While traveling, my main focus is always food. I’d say it is over half of the reason that I even leave home. You can learn so much about a culture by its food, and I always dive head first into as much local food as possible. I’m obsessed with street food, and will pretty much try anything. I spend more time learning about local food and researching the best restaurants and places to eat than all of the time I spend on transportation, lodging, and other travel research about a destination. If you’ve traveled with me, or seen my travel photos, my love for food probably isn’t that much of a surprise. When I’m at home, I also have much of the same focus; I live to eat. I try to find the most local, fresh food as possible. It is a rare day that I’d ever eat at McDonald’s or any other fast food chain at home, but when I’m outside the United States, there have been some very memorable visits to American fast food chains. Sometimes, you need a familiar taste from home. American fast food chains just don’t taste like home, they also have so many comforts that you might need while exploring; wifi, clean bathrooms, soda with ice, and air conditioning. It has almost become a traveling tradition, to visit at least one McDonald’s in each country I visit, just to see how much it is the same as at home, and to see if there are any differences. These are some of my most memorable experiences visiting McDonald’s, and the stories behind the moments that pushed me to seek American comfort food instead of seeking out local food.
In Xian, China, my friend and I had just taken a 12-hour overnight train to Xian from Beijing. We emerged from the train station groggy-eyed at about 5:00 a.m. to a giant square filled with traffic: cars, people, tuk-tuks, freezing cold and a smoggy sky. We hadn’t written the name of our hotel down, so we really had no idea what to do next, and regardless of being out of our element, it was 5:00 a.m, everything is a challenge at that time. Then, across the square, golden arches glowing in the polluted air, was a giant McDonald’s beckoning us. We gave each other one look and knew that is exactly where we were headed to gain our bearings. We ordered, got on wifi and found our hotel, ate and rested. The Sausage Egg McMuffin and hash brown tasted identical to those at home.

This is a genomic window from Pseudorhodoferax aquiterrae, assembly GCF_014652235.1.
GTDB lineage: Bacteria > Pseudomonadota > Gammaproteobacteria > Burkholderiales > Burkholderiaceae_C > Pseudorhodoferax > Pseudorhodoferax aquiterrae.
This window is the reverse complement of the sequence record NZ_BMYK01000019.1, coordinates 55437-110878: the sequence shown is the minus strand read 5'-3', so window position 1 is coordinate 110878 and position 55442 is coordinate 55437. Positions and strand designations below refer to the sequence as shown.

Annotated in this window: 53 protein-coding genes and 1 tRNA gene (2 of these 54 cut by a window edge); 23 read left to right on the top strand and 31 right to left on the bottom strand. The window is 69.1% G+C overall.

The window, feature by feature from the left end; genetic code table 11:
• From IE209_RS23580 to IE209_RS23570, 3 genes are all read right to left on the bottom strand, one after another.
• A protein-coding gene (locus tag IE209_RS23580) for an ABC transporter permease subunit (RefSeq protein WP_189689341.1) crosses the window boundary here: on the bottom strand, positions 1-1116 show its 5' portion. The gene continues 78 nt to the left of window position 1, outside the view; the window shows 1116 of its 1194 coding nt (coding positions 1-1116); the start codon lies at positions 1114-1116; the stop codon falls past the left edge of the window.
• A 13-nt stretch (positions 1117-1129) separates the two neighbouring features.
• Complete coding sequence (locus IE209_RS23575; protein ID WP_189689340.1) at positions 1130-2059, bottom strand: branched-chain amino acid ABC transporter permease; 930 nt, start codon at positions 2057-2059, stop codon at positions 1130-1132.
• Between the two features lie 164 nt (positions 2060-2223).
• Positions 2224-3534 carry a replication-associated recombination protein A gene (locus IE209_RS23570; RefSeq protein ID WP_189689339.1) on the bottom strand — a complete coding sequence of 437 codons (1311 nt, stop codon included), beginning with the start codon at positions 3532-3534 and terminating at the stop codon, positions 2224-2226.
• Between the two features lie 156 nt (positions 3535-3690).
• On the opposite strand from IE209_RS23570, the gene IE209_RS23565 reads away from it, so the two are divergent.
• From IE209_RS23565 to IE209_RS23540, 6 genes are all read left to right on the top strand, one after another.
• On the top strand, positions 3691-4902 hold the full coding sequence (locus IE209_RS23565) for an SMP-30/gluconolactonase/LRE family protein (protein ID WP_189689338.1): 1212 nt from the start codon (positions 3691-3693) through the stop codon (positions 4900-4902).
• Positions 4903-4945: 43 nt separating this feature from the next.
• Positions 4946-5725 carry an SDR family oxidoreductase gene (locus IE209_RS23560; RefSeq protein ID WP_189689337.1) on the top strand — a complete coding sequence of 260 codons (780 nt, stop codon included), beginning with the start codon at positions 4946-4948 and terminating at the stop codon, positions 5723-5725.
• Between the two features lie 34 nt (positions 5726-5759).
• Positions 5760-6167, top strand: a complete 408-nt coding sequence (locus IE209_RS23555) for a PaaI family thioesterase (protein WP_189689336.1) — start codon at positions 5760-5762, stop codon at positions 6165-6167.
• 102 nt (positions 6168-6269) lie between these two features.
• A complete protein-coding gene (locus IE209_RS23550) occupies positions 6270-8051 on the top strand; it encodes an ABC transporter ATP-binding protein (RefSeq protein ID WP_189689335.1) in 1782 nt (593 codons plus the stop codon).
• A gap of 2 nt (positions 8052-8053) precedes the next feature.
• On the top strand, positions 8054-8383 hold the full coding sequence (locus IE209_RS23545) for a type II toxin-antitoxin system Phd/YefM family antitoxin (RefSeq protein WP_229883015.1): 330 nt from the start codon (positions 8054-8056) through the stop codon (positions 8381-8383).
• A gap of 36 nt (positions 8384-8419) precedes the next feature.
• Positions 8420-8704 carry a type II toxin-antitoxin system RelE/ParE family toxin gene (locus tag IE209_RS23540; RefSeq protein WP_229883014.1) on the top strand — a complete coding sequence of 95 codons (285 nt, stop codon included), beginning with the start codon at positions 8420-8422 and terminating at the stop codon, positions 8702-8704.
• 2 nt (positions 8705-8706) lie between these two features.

After arriving in Johannesburg, South Africa, and getting a car to start driving on the other side of the road, temptation hit again. After flying for what seemed like days, well, it actually was days, our better judgment was skewed. We’d left Utah at 5:00 a.m. flew to Johannesburg through Salt Lake, Atlanta, and a fuel stop in Dakar. It was probably 29 hours of travel from our first take off to landing in South Africa. I was with two friends, and my Dad, this being his first time out of the United States. We checked into our gated hotel and got back in the car to go out looking for food. We really should have just had food at the hotel, but where is the adventure in that. We had a car and were set on finding something great. We drove around, seeing places to eat, but not really making any decisions. We were all being indecisive and felt like we were going in circles. By the time we saw the golden arches we are all on each other’s nerves, and starving. We pulled right in and ordered cheeseburgers, fries, and ice cream cones. We were those Americans!